rich as those of any country.

From the year 1820, whence we must date the progress
of Orchid culture, there has been a constant improve-
ment ; difficulties which seemed insurmountable have
been gradually overcome, till at the present day there
is no bar to perfect success, though even now there are
many disputed questions and differences among the most
successful growers, as to the best methods of growing
some species. As the same species seem to grow equally
well under opposite modes of treatment, we can only
conclude that the plants very easily adapt themselves to
culture, and are by no means as capricious as has been
supposed. In fact in the Orchid houses, these plants
have acquired a beauty, and grow with a luxuriance
wholly unknown to them in their native haunts.
3



34 ORCHIDS.

Species which in the wild state yield only two or three
curious blossoms, in cultivation have been brought to
produce from twenty to thirty, and in fact many plants of
the order submit to domestication as readily as our more
common garden flowers.

There seems to be no reason why Orchid culture should
not be far more popular than at present ; already the
number of species and varieties have increased from the
thirty known in 1820, to many hundreds, and the future
opens a vast field of progress. The island of Java alone
produces over three hundred species and varieties, from
which it may be seen what immense additions may yet
be made to collections. This is the more probable, as
the Orchid growing countries have as yet been imper-
fectly explored, and when in this connection we consider
the peculiar local habits of most Orchids, we may reason-
ably look for large and rich additions to our Orchid flora.

It must not be supposed that all of these many species
are equally beautiful. While we have many which for sin-
gularity of form, richness of color, and exquisite fra-
grance, excel all productions of the floral kingdom, there
are hundreds which are attractive only to the botanist,
and of which the flowers are insignificant ; but all are *
curious and interesting.

We have said that in the general distribution of Or-
chidaceous plants, those of North America (excepting
always Mexico and the Isthmus) are wholly terrestrial ;
there is, however, one epiphyte met with in the extreme
Southern States, where a species of Epidendrum (.
conopseum) is found upon the Magnolia glanca.

There is one cause which does much to retard Orchid
culture : the cost of the plant is so great, and the expense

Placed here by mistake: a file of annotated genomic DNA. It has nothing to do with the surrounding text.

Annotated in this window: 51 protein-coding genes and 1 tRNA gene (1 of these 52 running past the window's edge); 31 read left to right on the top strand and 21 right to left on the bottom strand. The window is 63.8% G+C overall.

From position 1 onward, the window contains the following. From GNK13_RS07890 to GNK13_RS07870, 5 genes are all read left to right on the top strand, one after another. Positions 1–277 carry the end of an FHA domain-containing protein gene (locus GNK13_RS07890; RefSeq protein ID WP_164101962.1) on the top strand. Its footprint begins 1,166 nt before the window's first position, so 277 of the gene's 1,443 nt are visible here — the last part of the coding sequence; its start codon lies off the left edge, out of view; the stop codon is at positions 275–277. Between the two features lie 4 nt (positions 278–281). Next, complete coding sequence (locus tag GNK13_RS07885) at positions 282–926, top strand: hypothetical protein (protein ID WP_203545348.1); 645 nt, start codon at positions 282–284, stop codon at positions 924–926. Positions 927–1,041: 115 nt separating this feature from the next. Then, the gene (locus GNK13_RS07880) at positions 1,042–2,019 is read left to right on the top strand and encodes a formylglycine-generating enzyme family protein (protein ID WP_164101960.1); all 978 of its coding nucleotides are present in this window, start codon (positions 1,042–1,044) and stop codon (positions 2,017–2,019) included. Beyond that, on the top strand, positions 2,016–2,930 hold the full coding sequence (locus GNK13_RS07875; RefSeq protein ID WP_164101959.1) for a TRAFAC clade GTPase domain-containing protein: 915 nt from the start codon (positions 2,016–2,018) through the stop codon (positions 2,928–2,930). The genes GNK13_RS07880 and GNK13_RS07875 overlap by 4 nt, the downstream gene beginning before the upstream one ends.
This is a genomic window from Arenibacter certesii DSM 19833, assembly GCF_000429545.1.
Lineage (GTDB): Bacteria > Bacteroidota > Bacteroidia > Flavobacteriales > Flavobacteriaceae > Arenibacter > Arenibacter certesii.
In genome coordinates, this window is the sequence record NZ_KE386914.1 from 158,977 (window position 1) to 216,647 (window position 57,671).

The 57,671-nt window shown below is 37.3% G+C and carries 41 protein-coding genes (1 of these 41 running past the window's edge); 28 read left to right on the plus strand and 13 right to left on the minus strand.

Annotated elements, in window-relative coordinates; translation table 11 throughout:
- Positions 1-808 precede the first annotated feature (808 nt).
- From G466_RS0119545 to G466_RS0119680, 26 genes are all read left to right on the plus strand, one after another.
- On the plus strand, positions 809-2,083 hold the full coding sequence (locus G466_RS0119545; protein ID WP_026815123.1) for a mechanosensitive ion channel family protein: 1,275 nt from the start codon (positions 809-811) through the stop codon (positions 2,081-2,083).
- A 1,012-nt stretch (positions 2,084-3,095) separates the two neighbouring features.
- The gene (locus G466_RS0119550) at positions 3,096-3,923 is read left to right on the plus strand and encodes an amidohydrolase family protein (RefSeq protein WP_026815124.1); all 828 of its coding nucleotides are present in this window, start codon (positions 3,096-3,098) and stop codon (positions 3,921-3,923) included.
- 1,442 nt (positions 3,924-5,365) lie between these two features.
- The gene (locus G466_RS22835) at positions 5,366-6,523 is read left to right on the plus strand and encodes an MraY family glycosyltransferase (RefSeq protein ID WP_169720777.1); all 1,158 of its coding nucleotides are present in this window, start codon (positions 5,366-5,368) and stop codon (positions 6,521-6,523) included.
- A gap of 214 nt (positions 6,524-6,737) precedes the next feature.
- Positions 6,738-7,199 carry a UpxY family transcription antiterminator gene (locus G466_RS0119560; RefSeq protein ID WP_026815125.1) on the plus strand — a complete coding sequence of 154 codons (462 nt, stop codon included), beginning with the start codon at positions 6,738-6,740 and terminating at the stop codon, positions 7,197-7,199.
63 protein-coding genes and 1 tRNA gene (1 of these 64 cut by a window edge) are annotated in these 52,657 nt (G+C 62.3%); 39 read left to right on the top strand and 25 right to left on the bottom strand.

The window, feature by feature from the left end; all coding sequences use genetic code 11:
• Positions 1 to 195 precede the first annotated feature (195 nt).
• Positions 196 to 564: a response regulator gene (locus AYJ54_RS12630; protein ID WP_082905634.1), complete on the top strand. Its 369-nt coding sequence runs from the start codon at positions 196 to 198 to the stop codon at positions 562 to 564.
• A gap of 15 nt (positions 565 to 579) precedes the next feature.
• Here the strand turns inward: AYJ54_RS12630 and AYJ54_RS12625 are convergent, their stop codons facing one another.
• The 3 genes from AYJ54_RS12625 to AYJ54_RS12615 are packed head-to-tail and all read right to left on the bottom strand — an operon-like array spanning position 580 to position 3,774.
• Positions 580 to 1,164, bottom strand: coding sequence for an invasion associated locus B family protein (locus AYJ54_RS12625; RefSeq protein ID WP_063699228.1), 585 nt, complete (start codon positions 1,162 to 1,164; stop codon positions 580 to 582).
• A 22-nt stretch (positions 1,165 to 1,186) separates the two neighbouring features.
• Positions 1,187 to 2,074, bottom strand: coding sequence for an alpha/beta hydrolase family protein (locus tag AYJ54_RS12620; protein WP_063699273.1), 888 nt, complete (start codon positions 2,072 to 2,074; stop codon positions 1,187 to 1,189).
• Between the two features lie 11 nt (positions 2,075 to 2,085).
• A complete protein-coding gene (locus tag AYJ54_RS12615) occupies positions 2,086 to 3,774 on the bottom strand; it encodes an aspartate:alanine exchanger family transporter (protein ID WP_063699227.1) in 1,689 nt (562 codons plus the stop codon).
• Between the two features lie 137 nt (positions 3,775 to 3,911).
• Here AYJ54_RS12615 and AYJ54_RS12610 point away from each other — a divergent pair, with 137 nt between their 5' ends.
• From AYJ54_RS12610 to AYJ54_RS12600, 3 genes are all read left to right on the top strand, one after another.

PROGRESS OF ORCHID CULTURE. 35

of culture in our climate so considerable, that it must al-
ways be confined to the rich ; indeed, at the .present time,
there are very few choice collections in the United States.
We trust, however, to be able to show that the cost of
culture may be much reduced ; and every year the plants
are becoming more plenty, and consequently cheaper.

Among those who have done much for Orchid culture,
may be mentioned, Pescatore, whose hot-houses at St.
Cloud contained one of the richest collections in Eu-
rope and whose magnificent plants have been illustrated
by the work on Orchids (bearing his name) by Linden,
which enriches some of our horticultural and private li-
braries.

In England, the sale collections of Messrs. Low of
Clapton, of Messrs. Veitch of Exeter, and Rollinson of
Tooting, and of William Bull and B. S. Williams, are
most extensive.

The Orchids of Mexico, the Isthmus, of Colombia, and
Brazil, have been chiefly brought into cultivation by the
French, while we owe most of the choice productions
of the East Indies to the enterprise of English collect-
ors.

The horticultural world owes a debt of gratitude to the
enterprise of M. Pinel of Rio Janeiro, and of M. Porte
of Bahia, through whom many of the finest Brazilian
species have been brought into cultivation ; to M. Linden
of Brussels, whose importations of Mexican Orchids
have greatly enriched our hot-houses; to Rev. C. S.
Parish, whose discoveries of East Indian Orchids have
added many new species to our collection ; and to Fred.
U. Skinner, who is worthily commemorated by some of
the most showy plants.



CHAPTER III.

CLASSIFICATION.

THE family of Orchids owes its chief peculiarities
to the following circumstances :

Firstly, The consolidation of all the sexual organs into
one common mass, called the column.

Secondly, The suppression of all the anthers, except
one, in the greater portion of the order, or two in the
tribe Cypripedetz.

Thirdly, The peculiar condition of the pollen, and the
anther which contains it.

Fourthly, The very general development of one of the
inner leaves of the perianth or petals in an excessive de-
gree, or in an unusual form.

Many botanists have devoted special attention to this
family, of whom we may mention, Bateman, Brown,
Hooker, and Paxton in England ; Brongniart and Rich-
ard in France, Linden, in Belgium, and Reichenbach in
Leipsic ; but Dr. Lindley has paid more attention to
their nomenclature and arrangement, and his classifica-
tion, which we follow, has been generally adopted.